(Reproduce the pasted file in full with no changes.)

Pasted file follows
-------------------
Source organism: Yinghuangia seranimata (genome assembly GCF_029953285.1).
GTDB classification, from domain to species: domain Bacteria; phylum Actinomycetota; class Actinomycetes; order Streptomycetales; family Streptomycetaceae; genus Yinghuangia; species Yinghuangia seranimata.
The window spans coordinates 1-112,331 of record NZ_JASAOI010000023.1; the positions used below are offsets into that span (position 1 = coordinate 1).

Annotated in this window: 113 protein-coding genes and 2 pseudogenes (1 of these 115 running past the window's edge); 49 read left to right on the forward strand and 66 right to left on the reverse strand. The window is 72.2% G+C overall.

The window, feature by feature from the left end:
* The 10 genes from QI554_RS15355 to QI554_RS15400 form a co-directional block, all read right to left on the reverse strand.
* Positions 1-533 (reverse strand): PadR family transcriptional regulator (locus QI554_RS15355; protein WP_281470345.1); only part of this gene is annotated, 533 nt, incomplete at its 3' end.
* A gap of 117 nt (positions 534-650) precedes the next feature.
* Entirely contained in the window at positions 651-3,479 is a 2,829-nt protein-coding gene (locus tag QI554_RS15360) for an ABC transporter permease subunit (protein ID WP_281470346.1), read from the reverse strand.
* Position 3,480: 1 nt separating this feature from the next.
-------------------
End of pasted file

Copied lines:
Source organism: Yinghuangia seranimata (genome assembly GCF_029953285.1).
GTDB classification, from domain to species: domain Bacteria; phylum Actinomycetota; class Actinomycetes; order Streptomycetales; family Streptomycetaceae; genus Yinghuangia; species Yinghuangia seranimata.
The window spans coordinates 1-112,331 of record NZ_JASAOI010000023.1; the positions used below are offsets into that span (position 1 = coordinate 1).

Annotated in this window: 113 protein-coding genes and 2 pseudogenes (1 of these 115 running past the window's edge); 49 read left to right on the forward strand and 66 right to left on the reverse strand. The window is 72.2% G+C overall.

The window, feature by feature from the left end:
* The 10 genes from QI554_RS15355 to QI554_RS15400 form a co-directional block, all read right to left on the reverse strand.
* Positions 1-533 (reverse strand): PadR family transcriptional regulator (locus QI554_RS15355; protein WP_281470345.1); only part of this gene is annotated, 533 nt, incomplete at its 3' end.
* A gap of 117 nt (positions 534-650) precedes the next feature.
* Entirely contained in the window at positions 651-3,479 is a 2,829-nt protein-coding gene (locus tag QI554_RS15360) for an ABC transporter permease subunit (protein ID WP_281470346.1), read from the reverse strand.
* Position 3,480: 1 nt separating this feature from the next.